Because of Yvette’s openness and her insistence that Tessa was, in fact, real—despite the raucous laughter and scornful giggles that followed her—I’d shared the secret inside of me too. Lights I see in the sky no matter the time of day or night, blinking and dimming, blinking and dimming, but otherwise not moving in anyway. I’d thought it were stars until a nanny, years earlier, had pointed out to me that the stars drawn inside children’s book were just simply caricatures of their much realer, polite versions. Yvette had reacted much more pleasantly than my nanny’s scoffing had, even relaying Tessa’s own sagely advice or questions. Yvette had started my ugly war against hope.
One day, I shared with her another secret, driven by an enlarging ache, I told her I was going to run away and go there, wherever that was. She hadn’t reacted unfavorably at the time either, but soon after I was made aware that everything she’d said had been almost a joke—a way for her to cope with her father’s absence or something. This realization happened after she had told her mom, who told my dad who decided to send me on a small vacation—with a psychiatrist. Though, my father would never admit it, I had a feeling he had done it with the expected result that I would be doped up in medications, so much so that I would forget my own name, and thus no longer be who I was.
My chest aches, every time I think of it. I hadn’t thought so ill of my father at first. I had just accepted I was abnormal, that these lights I was seeing was a result of some imbalance in my brain. I hated myself for it. I wanted to tear my brain out and get a new one.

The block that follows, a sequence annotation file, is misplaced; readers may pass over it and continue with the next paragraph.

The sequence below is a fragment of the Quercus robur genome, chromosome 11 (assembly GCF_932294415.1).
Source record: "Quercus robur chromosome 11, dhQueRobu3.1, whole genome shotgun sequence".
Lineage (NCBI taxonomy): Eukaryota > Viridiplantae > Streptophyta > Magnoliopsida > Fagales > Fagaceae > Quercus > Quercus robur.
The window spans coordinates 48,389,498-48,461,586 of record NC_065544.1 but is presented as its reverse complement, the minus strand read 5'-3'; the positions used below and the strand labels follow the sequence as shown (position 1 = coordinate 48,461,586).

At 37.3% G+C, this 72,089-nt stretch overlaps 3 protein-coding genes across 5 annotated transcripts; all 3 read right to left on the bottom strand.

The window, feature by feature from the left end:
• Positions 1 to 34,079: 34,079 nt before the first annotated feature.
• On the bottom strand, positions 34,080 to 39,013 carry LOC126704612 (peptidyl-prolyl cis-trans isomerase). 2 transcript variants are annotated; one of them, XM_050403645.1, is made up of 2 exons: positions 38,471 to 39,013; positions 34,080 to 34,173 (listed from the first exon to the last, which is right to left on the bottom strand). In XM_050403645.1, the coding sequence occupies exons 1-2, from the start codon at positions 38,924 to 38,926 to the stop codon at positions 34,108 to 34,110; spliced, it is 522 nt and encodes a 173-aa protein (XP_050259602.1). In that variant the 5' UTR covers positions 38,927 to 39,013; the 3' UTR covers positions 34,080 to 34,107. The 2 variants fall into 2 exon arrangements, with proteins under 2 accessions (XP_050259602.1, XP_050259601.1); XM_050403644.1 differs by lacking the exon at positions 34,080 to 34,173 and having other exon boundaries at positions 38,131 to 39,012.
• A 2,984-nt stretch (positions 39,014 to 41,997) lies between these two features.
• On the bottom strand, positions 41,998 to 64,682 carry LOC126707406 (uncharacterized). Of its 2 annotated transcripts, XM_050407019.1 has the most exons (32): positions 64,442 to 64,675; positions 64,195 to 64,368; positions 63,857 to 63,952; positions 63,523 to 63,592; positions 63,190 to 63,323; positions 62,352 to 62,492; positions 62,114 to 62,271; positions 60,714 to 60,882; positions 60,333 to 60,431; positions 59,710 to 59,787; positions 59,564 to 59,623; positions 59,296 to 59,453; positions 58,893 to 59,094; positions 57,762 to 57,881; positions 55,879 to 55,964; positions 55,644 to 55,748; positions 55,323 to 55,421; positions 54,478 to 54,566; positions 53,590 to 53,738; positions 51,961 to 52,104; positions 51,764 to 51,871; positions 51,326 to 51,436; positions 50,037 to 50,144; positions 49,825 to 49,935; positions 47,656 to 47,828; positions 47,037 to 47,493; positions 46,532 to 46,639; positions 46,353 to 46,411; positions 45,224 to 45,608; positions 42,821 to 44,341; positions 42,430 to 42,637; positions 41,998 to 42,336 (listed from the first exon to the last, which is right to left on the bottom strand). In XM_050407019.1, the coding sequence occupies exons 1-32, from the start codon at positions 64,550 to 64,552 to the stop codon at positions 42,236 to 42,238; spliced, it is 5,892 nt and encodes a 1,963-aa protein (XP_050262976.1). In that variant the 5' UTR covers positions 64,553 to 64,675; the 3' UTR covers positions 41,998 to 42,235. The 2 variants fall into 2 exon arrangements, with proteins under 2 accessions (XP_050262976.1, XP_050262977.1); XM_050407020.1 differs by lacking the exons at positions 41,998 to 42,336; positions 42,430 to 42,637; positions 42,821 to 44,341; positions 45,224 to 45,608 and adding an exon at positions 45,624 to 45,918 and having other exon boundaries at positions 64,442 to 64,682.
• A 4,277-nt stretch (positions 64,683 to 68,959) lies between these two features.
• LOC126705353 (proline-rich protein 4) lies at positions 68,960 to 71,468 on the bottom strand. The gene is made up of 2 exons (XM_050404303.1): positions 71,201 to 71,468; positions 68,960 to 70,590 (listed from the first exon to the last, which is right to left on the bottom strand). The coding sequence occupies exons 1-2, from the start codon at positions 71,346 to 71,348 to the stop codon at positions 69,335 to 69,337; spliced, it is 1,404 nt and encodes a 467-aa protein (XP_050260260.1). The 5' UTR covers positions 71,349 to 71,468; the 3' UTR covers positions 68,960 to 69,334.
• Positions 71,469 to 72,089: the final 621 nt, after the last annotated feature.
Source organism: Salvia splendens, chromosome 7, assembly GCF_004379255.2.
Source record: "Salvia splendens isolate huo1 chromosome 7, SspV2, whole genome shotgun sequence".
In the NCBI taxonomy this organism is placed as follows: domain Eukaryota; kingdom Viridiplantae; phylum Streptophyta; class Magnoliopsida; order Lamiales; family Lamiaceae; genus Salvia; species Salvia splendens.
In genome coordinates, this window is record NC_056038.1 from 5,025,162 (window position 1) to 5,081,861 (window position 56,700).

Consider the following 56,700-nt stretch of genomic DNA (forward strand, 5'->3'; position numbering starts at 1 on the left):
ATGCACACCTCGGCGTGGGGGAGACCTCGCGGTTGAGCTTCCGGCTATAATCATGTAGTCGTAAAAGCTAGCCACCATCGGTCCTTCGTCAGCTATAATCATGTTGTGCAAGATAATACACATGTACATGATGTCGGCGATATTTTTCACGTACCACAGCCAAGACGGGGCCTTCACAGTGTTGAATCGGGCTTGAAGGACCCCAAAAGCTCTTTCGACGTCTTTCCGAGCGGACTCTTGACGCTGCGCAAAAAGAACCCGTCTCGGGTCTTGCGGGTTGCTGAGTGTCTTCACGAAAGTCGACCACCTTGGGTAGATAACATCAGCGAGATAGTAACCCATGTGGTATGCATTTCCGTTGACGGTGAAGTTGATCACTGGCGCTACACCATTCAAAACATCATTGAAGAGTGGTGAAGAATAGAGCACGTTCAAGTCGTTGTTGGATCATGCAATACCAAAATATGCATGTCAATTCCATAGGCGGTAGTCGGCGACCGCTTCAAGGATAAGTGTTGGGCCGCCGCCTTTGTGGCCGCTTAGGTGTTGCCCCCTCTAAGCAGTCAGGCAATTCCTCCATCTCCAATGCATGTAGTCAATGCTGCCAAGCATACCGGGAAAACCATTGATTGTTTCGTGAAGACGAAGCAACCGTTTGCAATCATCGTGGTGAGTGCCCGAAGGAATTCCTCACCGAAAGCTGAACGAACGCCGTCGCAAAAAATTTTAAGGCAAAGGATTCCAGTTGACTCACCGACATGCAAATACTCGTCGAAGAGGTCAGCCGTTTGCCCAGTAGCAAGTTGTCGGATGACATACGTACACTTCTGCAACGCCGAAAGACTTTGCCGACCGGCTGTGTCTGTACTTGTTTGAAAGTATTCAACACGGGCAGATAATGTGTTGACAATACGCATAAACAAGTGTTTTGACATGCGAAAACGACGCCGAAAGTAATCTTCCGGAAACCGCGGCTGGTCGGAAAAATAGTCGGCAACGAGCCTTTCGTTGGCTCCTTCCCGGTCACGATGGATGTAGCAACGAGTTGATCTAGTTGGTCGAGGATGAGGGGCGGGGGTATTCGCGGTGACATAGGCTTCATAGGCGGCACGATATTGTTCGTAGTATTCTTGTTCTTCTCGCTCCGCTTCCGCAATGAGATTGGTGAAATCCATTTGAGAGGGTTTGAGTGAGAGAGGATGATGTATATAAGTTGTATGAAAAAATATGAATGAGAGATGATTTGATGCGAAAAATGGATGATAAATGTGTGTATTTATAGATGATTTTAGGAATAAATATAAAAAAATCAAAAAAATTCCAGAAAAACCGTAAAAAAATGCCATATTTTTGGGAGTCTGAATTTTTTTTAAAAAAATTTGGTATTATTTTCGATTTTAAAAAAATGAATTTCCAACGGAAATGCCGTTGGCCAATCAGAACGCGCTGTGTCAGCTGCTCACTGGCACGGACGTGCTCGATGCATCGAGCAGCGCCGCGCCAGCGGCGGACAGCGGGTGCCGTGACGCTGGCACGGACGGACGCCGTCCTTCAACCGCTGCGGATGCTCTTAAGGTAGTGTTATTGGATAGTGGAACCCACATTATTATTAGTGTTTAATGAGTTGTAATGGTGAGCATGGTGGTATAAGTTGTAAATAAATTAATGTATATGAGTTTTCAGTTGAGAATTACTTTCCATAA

I wasn’t the normal daughter my parents had wanted. Sometimes, I think that if it weren’t for my mom dying abruptly and her being the love of his life, he would have just left me, would have left me to another family, be their problem.
He never expresses his heartache for my mother. But, I see it in the aching stares he bestows on the small amulet at my neck. It was my mother’s, given to her by my father soon as I had been born. I don’t think he realizes I see so much, but it’s his own fault when he avoids meeting my eyes.
It’s why I could never blame him for what he did. It’s why I never blame him for moving us to another country either, despite the fact that it left me alone with no support or ties to anything and anyone. Sometimes when I think back to the years before, the hole inside me seems to widen.
I tried the meds. But, I hated the feeling. I stopped taking them after a day, lying and pretending that I was on them.
It was how I started to fake it to the world. It would save me a lot of hassle. Gradually, somewhere, somehow I accepted that I wasn’t crazy. Just not normal. However, faking to the world would save me from putting my father in situations where he would be forced to hate me.
So, I copied the people around me. Found someone one day, watched as her smile transformed her face, that those around her, never failed to respond to.
I visited the cafe she worked at, everyday after school, mimicking her movements and the ease of that smile. When, she wasn’t there I fixated on someone else. If anybody found it strange that a young girl would order one strawberry milkshake, sometimes with fries, sometimes not, and just watch the servers all day, no one said anything. They didn’t seem to mind. I think they felt sorry for me, thinking I had no where to go. That, I was just a sad, lonely kid from a broken home.
Perhaps, in a way, they were correct.